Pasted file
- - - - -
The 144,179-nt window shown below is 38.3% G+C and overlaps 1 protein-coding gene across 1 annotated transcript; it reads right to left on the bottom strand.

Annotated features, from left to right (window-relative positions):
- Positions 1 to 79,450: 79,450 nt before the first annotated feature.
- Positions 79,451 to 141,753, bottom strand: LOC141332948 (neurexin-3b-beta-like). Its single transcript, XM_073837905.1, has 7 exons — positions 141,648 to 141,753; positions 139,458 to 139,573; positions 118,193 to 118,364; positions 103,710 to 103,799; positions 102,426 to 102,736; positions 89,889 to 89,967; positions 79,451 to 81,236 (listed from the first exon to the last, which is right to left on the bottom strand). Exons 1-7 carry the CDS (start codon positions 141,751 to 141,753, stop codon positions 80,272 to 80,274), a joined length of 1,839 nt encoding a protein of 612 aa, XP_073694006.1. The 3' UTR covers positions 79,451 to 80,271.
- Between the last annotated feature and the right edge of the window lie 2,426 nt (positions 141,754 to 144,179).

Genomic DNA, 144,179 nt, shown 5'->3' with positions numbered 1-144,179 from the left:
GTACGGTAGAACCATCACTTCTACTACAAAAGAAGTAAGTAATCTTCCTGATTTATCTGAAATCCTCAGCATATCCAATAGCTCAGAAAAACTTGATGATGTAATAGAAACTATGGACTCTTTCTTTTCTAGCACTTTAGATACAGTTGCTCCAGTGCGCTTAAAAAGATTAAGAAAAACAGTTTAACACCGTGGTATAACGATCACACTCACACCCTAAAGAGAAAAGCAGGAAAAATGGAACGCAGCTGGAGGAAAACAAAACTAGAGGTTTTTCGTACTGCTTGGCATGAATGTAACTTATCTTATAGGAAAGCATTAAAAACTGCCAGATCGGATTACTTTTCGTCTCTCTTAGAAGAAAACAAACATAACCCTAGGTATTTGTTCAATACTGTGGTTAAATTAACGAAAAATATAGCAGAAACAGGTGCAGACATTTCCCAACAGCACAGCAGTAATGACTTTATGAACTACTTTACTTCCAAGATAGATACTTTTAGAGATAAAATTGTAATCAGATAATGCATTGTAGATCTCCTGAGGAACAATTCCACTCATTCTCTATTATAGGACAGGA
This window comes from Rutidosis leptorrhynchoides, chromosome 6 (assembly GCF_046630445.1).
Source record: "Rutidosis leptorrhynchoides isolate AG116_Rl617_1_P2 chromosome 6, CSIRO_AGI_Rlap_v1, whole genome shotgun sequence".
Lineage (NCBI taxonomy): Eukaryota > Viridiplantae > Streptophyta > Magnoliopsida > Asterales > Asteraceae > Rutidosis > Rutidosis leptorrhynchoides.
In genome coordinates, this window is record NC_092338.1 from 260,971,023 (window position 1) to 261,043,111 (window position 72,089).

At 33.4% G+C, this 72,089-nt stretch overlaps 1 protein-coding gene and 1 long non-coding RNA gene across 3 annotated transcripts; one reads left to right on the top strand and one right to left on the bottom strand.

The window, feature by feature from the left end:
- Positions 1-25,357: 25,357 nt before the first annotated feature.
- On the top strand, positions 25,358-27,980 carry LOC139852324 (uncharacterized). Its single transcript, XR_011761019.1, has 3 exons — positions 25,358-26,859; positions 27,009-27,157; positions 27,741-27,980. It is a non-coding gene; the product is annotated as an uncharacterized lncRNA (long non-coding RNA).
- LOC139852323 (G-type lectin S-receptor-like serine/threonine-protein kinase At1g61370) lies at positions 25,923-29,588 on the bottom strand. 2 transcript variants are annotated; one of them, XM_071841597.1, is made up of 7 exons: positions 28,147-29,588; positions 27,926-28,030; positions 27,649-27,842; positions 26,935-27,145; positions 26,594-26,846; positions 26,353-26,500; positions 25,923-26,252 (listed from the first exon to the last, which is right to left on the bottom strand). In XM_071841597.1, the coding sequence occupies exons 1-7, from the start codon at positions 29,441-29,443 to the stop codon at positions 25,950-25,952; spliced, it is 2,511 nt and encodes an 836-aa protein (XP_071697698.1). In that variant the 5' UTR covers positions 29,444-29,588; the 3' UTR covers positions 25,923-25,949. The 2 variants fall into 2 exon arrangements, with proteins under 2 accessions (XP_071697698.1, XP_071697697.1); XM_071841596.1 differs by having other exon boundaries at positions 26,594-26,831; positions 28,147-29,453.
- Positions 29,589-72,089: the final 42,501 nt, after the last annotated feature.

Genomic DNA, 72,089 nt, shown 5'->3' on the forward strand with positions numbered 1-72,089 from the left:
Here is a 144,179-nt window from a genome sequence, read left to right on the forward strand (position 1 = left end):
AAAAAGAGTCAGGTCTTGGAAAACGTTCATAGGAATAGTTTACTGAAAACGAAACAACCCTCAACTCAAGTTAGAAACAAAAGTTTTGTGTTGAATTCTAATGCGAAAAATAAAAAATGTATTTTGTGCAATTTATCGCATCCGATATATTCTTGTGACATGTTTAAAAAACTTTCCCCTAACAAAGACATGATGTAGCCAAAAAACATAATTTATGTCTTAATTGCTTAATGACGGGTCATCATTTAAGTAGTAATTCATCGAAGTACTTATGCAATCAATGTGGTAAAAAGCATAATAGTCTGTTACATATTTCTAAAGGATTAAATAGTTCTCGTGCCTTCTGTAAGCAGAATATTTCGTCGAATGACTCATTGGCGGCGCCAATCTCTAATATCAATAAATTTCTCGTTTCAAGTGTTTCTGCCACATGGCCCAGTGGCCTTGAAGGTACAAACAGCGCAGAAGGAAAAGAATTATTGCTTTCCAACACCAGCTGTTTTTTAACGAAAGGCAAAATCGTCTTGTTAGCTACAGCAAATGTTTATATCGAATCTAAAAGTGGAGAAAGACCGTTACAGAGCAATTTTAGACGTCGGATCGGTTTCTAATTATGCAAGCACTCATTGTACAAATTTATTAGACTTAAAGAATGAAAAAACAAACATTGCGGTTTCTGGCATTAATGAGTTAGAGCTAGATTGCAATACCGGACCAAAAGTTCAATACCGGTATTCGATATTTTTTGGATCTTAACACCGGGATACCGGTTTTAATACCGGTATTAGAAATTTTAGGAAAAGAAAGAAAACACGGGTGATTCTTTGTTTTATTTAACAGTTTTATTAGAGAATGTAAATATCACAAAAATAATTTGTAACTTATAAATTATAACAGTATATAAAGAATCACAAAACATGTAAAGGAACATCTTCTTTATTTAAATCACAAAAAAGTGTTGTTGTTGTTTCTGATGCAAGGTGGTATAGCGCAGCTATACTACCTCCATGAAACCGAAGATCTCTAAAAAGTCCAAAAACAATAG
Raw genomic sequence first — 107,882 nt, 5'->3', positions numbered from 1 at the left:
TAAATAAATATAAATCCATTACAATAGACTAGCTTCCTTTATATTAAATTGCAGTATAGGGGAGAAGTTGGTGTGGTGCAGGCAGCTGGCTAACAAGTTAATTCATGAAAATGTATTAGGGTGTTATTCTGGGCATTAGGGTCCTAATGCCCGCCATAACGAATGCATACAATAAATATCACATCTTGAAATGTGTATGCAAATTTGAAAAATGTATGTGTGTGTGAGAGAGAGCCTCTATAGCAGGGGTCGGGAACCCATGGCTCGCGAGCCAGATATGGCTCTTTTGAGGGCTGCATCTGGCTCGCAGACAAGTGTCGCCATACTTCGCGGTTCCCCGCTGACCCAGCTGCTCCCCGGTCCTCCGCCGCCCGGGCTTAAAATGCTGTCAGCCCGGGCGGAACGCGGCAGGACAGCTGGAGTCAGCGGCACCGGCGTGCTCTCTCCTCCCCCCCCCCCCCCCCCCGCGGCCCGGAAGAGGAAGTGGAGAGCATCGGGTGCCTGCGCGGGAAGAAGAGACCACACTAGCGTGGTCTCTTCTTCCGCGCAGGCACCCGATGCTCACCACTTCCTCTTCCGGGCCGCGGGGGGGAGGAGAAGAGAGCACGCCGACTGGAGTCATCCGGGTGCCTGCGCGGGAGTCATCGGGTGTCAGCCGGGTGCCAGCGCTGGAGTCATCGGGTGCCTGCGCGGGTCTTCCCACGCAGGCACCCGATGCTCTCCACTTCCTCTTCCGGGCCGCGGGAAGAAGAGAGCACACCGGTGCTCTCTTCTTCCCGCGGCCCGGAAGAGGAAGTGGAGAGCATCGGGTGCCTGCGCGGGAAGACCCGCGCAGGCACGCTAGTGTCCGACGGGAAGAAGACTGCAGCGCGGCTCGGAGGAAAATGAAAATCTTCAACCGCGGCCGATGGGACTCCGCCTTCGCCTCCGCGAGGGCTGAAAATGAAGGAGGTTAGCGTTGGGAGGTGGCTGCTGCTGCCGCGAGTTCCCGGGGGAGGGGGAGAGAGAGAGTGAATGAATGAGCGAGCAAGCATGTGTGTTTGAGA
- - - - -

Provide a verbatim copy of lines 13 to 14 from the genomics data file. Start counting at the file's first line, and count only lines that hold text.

The window, feature by feature from the left end:
- Positions 1-25,357: 25,357 nt before the first annotated feature.